Leadership Inspirations Activities

Zen Counting

Get the group to cooperate and focus by counting together without speaking simultaneously


10-20 minutes

Team Stage

Storming, Norming, Performing

Type Of Activity

Experiential Activity





The task is for a small group to count to ten, collectively, without any two people saying a number at the same time and with no verbal planning. The group will need to cooperate and focus in order to be successful.



  • Ask your group to form a circle.
  • Your group will count to the same number as there are people in the group so that everyone is responsible for one number. Example: There are ten people in a group, they will count to ten, 23 people then have them count to 23 together.
  • The timing of this activity will depend heavily on the size of your group. Groups of 10-15 people will take 10-20 minutes. You should allot larger groups 20-30 minutes.


  • Explain that no talking or planning is allowed.
  • The task is for the group to count (to the number determined above) collectively without any two people saying a number at the same time. For example, one person starts by shouting “one,” and another person shouts “two” and so on.
  • Each number must be called out clearly by one person, and no one else may talk when a number is called.
  • When two or more people speak simultaneously, the entire group starts back at zero. For example, if two people call out “five,” the group restarts.
  • Every member must say a number.
  • The group cannot go in any order or pattern (can’t just go around the circle, same people can’t start by saying ‘one’ each time etc.)
  • The group must work out an informal solution to accomplish this task.
  • Facilitator Note: It may take awhile but group members will work out creative solutions together!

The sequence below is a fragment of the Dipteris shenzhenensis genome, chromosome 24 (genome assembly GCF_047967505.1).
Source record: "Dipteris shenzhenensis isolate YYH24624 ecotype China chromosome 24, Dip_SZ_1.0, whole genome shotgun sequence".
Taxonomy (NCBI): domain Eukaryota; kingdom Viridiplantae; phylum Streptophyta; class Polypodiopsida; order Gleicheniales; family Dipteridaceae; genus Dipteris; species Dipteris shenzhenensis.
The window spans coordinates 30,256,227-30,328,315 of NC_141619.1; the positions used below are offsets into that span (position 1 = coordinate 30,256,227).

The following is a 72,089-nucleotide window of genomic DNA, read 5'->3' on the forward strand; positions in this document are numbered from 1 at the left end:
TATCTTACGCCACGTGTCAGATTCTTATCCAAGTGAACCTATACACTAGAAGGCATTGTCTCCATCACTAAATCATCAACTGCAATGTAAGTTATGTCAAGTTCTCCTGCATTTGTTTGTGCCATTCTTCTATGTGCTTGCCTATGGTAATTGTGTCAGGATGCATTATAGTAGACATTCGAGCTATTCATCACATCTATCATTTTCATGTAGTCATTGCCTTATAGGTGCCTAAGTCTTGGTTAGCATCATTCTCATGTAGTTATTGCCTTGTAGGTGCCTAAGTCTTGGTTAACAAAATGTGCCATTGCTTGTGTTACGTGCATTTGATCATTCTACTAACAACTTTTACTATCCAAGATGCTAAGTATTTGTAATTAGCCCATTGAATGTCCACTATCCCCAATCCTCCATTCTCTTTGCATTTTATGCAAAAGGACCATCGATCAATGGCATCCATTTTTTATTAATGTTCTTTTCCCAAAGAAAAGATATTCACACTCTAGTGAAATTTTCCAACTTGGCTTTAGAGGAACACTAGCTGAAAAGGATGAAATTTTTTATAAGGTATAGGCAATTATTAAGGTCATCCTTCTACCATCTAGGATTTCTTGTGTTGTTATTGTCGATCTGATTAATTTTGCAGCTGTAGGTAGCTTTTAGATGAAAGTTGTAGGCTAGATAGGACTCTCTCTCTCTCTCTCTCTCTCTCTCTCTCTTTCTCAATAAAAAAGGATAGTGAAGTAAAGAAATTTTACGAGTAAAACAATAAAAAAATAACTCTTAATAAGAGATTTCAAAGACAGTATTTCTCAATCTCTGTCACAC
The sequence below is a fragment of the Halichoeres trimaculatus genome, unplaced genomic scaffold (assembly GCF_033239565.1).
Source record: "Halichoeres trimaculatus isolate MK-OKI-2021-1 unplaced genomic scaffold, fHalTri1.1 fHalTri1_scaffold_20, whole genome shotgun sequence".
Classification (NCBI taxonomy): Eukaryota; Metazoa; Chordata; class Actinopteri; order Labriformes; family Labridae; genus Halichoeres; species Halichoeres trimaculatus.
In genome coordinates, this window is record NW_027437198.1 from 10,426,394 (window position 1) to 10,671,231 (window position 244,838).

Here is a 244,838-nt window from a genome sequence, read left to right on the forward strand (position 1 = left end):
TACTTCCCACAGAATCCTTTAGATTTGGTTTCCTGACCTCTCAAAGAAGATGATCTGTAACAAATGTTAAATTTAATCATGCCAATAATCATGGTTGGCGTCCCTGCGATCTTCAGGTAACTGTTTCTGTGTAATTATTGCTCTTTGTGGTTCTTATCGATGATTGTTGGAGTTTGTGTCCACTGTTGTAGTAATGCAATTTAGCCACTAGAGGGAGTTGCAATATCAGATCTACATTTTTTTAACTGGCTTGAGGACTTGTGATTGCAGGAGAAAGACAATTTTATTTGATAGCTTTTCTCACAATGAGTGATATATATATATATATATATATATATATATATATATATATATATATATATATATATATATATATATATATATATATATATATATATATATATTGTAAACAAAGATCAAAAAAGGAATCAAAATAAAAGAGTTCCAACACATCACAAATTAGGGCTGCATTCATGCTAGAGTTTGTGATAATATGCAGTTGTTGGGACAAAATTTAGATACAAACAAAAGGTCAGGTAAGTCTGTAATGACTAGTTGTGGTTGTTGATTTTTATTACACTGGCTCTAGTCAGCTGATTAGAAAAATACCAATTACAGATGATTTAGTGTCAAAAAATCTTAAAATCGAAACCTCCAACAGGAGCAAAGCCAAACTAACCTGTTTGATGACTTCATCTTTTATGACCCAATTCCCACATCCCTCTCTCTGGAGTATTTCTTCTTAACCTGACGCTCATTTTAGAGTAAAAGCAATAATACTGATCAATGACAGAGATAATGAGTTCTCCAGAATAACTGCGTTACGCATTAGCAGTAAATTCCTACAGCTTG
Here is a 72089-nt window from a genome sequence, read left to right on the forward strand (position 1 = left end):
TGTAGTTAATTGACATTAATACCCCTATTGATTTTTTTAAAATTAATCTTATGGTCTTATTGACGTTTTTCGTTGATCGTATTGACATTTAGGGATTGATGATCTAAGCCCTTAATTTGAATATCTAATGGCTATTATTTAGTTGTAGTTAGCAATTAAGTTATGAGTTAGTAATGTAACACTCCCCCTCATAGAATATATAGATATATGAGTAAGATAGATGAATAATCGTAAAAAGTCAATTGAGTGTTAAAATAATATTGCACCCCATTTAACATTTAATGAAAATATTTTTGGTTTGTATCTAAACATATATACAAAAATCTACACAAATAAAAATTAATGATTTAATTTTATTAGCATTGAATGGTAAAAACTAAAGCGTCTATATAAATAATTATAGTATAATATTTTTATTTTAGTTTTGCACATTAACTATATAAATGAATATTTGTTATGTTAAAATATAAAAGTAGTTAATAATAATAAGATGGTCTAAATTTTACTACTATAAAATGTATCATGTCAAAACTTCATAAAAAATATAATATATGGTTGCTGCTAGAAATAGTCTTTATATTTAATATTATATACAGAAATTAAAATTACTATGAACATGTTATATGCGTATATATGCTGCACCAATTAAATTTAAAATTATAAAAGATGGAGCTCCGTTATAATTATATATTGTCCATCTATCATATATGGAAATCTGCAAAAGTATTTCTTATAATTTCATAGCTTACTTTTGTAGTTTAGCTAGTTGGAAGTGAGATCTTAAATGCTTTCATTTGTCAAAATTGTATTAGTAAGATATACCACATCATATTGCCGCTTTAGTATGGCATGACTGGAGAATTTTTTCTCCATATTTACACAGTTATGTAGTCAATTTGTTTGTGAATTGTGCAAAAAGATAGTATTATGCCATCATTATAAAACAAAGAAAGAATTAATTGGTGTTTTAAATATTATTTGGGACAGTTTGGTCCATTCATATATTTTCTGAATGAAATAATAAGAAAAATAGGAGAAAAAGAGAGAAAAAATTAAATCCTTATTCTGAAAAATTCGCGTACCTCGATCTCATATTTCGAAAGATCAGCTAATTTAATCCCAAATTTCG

• If your group is successful try a larger number.
  • If you have a large group, split them up into smaller groups to start and then bring them together to try with more people.
  • Have them turn their backs to the inside of the circle to make the communication even more difficult.
  • Online: To lead this activity online, remind participants that the only words they can say are numbers, if needed you may add a rule that they may not use the chat feature or any props.




  • What was the goal of this activity?
  • Did your group do well? What could have improved?
  • How did your group make decisions? Was it effective or ineffective?
  • How did your group manage conflict that arose?
So What?


  • Who are you currently accountable for as an individual and a group? Who holds you accountable?
  • What is effective accountability? Are our methods as a group effective?
  • What role do you play in your own accountability and the group accountability?


  • Why is feedback important? What kind of feedback is important?
  • What does constructive/effective feedback look like?
  • How did positive/negative/or no feedback affect your success?

Inclusion and Involvement

  • What does it mean to be inclusive or exclusive?
  • What did we do as a group that was inclusive? That was exclusive/not inclusive?
  • Why is inclusion and involvement important for our group?
Now What?
  • What does this activity tell you about the strengths of your group? The areas for improvement?
  • What’s one commitment each person can make?
  • What are three lessons the group has learned that they can continue to work on?
  • How can we implement these lessons in our school/organization?
  • What can you do differently moving forward?